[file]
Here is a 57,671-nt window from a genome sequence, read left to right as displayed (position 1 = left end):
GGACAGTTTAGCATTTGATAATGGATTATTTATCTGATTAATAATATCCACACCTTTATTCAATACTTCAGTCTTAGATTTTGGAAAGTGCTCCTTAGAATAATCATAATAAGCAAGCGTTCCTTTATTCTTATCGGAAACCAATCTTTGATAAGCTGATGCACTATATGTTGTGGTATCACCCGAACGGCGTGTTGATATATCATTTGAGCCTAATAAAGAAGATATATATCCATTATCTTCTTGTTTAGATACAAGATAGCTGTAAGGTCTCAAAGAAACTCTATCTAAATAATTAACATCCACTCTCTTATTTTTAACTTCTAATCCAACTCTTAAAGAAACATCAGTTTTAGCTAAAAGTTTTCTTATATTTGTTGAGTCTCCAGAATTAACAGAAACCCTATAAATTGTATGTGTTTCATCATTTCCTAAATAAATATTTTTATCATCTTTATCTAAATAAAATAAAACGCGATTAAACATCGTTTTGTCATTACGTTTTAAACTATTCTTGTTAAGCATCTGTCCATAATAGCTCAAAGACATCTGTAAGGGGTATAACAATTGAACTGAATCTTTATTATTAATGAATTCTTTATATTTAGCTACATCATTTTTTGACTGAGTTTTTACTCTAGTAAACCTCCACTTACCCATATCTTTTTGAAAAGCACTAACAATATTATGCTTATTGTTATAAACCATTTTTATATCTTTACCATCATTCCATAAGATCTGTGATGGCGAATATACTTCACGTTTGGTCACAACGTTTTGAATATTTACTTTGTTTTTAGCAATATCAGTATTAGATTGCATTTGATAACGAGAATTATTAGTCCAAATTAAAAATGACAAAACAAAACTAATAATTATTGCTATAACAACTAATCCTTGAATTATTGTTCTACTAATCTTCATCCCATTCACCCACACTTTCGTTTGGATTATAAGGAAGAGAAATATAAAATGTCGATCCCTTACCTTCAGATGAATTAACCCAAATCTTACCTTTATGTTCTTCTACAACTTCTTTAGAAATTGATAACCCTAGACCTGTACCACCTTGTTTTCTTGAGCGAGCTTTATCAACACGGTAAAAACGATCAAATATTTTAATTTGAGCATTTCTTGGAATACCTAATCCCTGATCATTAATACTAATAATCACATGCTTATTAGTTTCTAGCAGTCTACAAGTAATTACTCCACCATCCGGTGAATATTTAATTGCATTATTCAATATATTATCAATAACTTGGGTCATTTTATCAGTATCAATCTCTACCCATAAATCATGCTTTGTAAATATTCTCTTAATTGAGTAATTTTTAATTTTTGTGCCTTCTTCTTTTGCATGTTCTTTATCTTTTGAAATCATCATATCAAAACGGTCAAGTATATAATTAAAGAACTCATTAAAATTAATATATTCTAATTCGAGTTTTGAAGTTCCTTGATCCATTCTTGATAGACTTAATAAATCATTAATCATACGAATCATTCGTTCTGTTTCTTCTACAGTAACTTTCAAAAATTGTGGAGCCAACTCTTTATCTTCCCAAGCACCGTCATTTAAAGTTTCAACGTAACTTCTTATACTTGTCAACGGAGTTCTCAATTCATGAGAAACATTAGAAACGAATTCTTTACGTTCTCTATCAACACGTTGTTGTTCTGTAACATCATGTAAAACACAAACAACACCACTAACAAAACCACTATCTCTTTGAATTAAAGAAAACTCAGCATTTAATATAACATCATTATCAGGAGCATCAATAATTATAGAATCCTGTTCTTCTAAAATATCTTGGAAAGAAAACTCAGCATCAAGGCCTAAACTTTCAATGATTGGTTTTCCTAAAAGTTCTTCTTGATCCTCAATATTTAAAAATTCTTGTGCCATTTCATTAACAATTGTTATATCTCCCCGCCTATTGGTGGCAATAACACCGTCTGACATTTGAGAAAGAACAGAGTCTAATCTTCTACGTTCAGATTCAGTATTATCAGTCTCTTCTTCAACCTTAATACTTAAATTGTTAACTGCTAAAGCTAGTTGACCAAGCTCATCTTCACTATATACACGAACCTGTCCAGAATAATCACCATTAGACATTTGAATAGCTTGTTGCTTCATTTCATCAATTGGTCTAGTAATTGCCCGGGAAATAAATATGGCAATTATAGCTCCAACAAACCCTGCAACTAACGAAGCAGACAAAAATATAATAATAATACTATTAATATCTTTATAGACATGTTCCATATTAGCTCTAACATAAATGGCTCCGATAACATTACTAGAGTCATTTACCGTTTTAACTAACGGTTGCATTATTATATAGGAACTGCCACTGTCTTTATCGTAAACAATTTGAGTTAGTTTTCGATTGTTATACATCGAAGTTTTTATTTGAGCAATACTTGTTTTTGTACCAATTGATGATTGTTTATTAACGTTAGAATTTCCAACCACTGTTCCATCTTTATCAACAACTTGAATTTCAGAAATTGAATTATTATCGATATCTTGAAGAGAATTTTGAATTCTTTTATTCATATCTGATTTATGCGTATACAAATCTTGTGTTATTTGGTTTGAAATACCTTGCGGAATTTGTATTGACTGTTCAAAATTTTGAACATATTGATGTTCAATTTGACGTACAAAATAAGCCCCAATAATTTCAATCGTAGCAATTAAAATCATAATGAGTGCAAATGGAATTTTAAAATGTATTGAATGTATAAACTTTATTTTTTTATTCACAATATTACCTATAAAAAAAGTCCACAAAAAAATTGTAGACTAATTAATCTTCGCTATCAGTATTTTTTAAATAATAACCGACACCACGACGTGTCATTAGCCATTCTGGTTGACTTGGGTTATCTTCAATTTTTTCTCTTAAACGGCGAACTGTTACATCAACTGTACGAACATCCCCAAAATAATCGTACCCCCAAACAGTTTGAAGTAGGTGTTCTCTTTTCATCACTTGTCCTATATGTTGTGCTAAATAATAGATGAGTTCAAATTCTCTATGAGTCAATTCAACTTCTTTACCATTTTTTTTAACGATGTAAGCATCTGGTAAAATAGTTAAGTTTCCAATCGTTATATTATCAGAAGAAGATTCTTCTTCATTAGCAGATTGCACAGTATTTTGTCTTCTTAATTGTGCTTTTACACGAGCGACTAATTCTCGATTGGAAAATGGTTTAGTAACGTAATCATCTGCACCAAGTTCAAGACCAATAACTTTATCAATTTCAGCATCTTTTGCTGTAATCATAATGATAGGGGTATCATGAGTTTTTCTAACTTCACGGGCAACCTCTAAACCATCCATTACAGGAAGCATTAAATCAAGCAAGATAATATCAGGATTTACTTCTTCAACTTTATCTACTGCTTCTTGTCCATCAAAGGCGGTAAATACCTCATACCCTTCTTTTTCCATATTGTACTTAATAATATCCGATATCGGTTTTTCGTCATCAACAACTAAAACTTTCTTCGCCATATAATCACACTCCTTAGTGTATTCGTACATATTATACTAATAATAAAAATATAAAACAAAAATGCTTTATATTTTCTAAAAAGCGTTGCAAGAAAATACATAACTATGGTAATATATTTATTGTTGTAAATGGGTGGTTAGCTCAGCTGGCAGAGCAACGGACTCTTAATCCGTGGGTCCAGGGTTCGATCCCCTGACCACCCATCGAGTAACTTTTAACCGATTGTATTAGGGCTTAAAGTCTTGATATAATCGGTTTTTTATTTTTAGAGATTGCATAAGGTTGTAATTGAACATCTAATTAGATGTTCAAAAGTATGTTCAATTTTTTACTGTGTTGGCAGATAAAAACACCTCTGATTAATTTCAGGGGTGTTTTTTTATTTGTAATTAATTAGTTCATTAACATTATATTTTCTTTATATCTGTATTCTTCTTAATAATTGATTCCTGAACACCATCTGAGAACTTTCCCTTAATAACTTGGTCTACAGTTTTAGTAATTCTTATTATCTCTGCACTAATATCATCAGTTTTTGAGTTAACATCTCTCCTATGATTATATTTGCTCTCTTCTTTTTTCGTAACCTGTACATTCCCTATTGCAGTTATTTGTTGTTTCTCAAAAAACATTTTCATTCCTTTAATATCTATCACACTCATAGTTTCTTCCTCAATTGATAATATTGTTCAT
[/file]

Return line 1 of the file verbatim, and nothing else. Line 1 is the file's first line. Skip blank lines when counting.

Here is a 57,671-nt window from a genome sequence, read left to right as displayed (position 1 = left end):